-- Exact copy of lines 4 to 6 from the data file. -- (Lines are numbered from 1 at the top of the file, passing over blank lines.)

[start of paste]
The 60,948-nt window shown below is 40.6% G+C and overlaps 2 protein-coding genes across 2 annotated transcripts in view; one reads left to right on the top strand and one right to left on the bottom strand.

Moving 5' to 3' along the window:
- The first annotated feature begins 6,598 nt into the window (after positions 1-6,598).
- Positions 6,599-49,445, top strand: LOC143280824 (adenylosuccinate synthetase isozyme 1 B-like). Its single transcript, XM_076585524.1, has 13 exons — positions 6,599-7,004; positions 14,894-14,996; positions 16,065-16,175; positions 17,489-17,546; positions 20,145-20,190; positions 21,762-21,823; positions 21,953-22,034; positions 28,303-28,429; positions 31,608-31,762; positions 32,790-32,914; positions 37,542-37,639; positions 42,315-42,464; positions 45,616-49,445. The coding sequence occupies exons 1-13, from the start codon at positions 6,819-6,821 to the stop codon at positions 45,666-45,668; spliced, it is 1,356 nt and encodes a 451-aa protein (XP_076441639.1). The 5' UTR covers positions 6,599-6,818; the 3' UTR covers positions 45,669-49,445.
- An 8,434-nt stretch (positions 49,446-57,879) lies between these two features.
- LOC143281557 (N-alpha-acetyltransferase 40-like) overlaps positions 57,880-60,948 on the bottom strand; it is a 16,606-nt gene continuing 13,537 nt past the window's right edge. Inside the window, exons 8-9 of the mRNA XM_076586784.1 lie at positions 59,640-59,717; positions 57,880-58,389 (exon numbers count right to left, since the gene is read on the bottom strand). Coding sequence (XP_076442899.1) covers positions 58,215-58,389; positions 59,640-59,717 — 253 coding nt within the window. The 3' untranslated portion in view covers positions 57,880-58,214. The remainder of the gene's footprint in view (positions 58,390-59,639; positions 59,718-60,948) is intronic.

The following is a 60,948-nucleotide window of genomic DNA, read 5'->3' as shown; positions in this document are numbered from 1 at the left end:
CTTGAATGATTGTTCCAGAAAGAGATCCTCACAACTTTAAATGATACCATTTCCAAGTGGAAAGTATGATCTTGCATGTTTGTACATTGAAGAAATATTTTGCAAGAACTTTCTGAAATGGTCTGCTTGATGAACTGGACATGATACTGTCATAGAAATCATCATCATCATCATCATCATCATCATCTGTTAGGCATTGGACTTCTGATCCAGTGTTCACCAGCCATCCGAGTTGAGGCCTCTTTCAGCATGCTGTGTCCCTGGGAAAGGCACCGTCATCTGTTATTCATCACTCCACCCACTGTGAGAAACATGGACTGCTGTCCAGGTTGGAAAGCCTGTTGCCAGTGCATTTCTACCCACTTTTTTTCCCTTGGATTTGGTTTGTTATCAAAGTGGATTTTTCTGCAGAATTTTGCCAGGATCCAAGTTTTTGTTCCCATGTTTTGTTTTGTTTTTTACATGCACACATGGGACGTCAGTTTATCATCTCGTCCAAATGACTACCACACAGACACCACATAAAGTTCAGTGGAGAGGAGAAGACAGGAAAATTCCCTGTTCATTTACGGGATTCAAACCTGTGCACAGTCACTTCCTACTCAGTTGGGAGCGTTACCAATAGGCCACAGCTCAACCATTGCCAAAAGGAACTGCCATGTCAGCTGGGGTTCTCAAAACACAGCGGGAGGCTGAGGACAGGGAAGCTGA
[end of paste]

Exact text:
- Positions 6,599-49,445, top strand: LOC143280824 (adenylosuccinate synthetase isozyme 1 B-like). Its single transcript, XM_076585524.1, has 13 exons — positions 6,599-7,004; positions 14,894-14,996; positions 16,065-16,175; positions 17,489-17,546; positions 20,145-20,190; positions 21,762-21,823; positions 21,953-22,034; positions 28,303-28,429; positions 31,608-31,762; positions 32,790-32,914; positions 37,542-37,639; positions 42,315-42,464; positions 45,616-49,445. The coding sequence occupies exons 1-13, from the start codon at positions 6,819-6,821 to the stop codon at positions 45,666-45,668; spliced, it is 1,356 nt and encodes a 451-aa protein (XP_076441639.1). The 5' UTR covers positions 6,599-6,818; the 3' UTR covers positions 45,669-49,445.
- An 8,434-nt stretch (positions 49,446-57,879) lies between these two features.
- LOC143281557 (N-alpha-acetyltransferase 40-like) overlaps positions 57,880-60,948 on the bottom strand; it is a 16,606-nt gene continuing 13,537 nt past the window's right edge. Inside the window, exons 8-9 of the mRNA XM_076586784.1 lie at positions 59,640-59,717; positions 57,880-58,389 (exon numbers count right to left, since the gene is read on the bottom strand). Coding sequence (XP_076442899.1) covers positions 58,215-58,389; positions 59,640-59,717 — 253 coding nt within the window. The 3' untranslated portion in view covers positions 57,880-58,214. The remainder of the gene's footprint in view (positions 58,390-59,639; positions 59,718-60,948) is intronic.